Meet the tech partners adland is relying on to further its AI plans
As agency businesses attempt to stay ahead of competitors in the race to adopt AI tools, holding companies are prioritizing partnerships with big tech.
Omnicom’s partnership with Adobe gives it a ‘first-mover’ advantage, says its CTO / Unsplash
Last week, Stagwell-owned company Code and Theory announced a tie-up with Oracle’s cloud business, which, a press release promises, will “unlock AI-powered innovation at scale for the agency‘s diverse client base”.
In plainer terms, the agency is getting preferential access to Oracle’s powerful cloud and AI infrastructure, enabling it to create sufficiently powerful AI solutions for clients (generative AI at scale uses a tremendous amount of computing power).
According to Jay Jackson, vice-president of AI and machine learning at Oracle, the collaboration will deliver “the best of both companies’ expertise to help customers across all industries bring their AI services to market and overcome the multitude of challenges they face”.
Code and Theory isn’t the first to follow this route. Most of the major agency groups have some form of partnership agreement with big tech companies, with the aim of sharpening their edge in AI or creative automation, for example.
Omnicom, which owns networks BBDO, DDB and TBWA, is a case in point. It recently began offering clients use of Content Supply Chain, a software solution developed with Adobe that provides “connecting tissue” across the entire advertising workflow, from planning and production through to execution.
Linked to the company’s proprietary data unit Omni, it is primarily an organizational aid to clients with integrated accounts across its agency businesses (‘partner’ is a sleight-of-hand since Omnicom is licensing the product as an enterprise customer).
“The Content Supply Chain solution from Adobe allows us to drive far greater efficiency, far greater effectiveness and ultimately better engagement with consumers,” Paolo Yuvienco, Omnicom’s chief technology officer (CTO), tells The Drum.
Content Supply Chain is intended for the prosaic business of cutting time and costs. But Yuvienco points out that Omincom is a long-standing partner of Adobe with access to early-stage versions of upcoming products – including its AI tools.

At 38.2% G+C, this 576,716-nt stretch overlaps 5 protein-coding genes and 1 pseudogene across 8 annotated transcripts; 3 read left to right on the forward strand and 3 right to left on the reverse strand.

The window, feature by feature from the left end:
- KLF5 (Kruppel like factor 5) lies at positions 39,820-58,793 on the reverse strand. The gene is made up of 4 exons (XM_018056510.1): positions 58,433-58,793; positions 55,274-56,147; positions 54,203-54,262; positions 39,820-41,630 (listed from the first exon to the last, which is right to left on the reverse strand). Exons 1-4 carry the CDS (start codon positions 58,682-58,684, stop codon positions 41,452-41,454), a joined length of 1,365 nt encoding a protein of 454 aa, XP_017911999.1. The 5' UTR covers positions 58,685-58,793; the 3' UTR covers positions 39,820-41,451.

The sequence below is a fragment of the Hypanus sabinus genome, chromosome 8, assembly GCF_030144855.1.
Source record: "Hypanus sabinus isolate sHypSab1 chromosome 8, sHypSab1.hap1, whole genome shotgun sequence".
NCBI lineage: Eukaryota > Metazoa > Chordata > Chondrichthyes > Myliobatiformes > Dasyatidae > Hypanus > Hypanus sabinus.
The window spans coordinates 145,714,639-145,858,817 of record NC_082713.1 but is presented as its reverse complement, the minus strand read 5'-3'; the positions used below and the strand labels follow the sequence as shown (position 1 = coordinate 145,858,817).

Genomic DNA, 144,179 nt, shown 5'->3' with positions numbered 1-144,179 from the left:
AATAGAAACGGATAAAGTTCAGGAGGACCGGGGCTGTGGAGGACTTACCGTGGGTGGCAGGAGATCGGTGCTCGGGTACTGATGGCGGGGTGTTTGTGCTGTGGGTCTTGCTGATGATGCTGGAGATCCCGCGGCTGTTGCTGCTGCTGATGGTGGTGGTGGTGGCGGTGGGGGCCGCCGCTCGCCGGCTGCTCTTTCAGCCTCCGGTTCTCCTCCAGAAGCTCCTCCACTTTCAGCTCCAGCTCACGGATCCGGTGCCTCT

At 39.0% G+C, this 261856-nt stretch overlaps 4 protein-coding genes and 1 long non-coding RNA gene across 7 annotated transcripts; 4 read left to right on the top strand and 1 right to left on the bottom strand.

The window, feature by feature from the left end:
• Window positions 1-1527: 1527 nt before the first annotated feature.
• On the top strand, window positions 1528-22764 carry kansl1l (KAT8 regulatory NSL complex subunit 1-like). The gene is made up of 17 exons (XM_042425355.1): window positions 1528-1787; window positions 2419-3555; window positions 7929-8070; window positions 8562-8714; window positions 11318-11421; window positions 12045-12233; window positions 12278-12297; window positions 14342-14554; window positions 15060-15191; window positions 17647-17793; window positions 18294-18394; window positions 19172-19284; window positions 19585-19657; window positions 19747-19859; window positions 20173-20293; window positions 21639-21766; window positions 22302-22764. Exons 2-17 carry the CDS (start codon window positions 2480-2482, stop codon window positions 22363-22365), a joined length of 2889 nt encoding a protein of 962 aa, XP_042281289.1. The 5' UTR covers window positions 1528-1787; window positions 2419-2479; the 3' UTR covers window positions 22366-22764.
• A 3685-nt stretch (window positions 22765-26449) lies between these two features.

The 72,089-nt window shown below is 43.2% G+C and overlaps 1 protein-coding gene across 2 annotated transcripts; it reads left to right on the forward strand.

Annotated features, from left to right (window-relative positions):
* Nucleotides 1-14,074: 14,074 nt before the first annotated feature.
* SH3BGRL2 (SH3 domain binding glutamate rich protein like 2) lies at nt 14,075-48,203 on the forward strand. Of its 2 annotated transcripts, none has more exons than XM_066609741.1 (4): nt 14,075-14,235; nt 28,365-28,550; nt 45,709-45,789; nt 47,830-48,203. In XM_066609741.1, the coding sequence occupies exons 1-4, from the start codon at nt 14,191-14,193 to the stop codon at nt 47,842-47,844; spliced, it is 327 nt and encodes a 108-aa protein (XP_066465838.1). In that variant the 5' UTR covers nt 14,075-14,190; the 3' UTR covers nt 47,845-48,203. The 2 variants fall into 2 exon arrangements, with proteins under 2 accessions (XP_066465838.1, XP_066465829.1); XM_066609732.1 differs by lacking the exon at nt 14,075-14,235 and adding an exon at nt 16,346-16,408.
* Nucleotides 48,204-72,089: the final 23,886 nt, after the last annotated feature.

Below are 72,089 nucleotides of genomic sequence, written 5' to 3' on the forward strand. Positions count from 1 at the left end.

”The crux of the partnership we’ve forged with Adobe… [is] how we get a first mover advantage on things like generative AI capabilities from Firefly and Sensei [Adobe’s AI products], getting true integration with our operating systems and processes, and the work management layer that comes from Content Supply Chain,” he says.
“We sit on the Adobe partner advisory board, so we get early access to some of the solutions they’re prototyping. AI is going to transform our industry and, ultimately, everyone’s industry. Early access to the teams that are driving Firefly and Sensei and coupled with our partnership with Microsoft and some other vendors… means we’re bullish on our ability to execute that fast.”
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Despite reports that BBDO’s leadership had asked staff to refrain from using ChatGPT or Midjourney in their work, Yuvienco says the firm is “running towards generative AI”.
“We do believe that this is something that is going to really change the way we work. And we want to be right there at the forefront on defining those new ways of working.”
Developing working AI solutions in partnership with Adobe and Microsoft-owned OpenAI, he says, provides a safer environment – legally and ethically speaking – than experimenting live. Yuvienco says Omnicom wants to take “a very cautious path” so that it avoids issues surrounding copyright or sample bias in the medium term.
“This is precisely why we forged the relationship with Microsoft, which is basically providing us access to the base models from OpenAI. These aren’t the models that scoured the internet and learned everything and anything that’s available, it’s effectively the intelligence layer. Our intention is to train that on our data and on our clients’ data so we can drive higher degrees of intelligence and automation.”
Yuvienco says that Firefly, which was trained on copyright-free media and assets, is considered a safer option than competitors. “We know that it is safe from the legal aspect of it. And human intervention is still required; it’s still in beta, frankly, and we have teams of people who are effectively running use cases against Microsoft, Salesforce and Adobe’s products.”
Omnicom’s digital ‘center of excellence’ is next looking to implement an Nvidia toolkit called NeMo-Guardrails that adds programmable guardrails to conversational AI, which could exclude certain types of data from a training set for example. “Nvidia is at the forefront of AI… the type of processing you need to actually do learning models requires GPUs, which is their core product; most of the large language models that get trained are using cards like Nvidia’s cards.”
Guardrails, Yuvienco adds, will “basically help facilitate a safe, and purposeful use for AI”.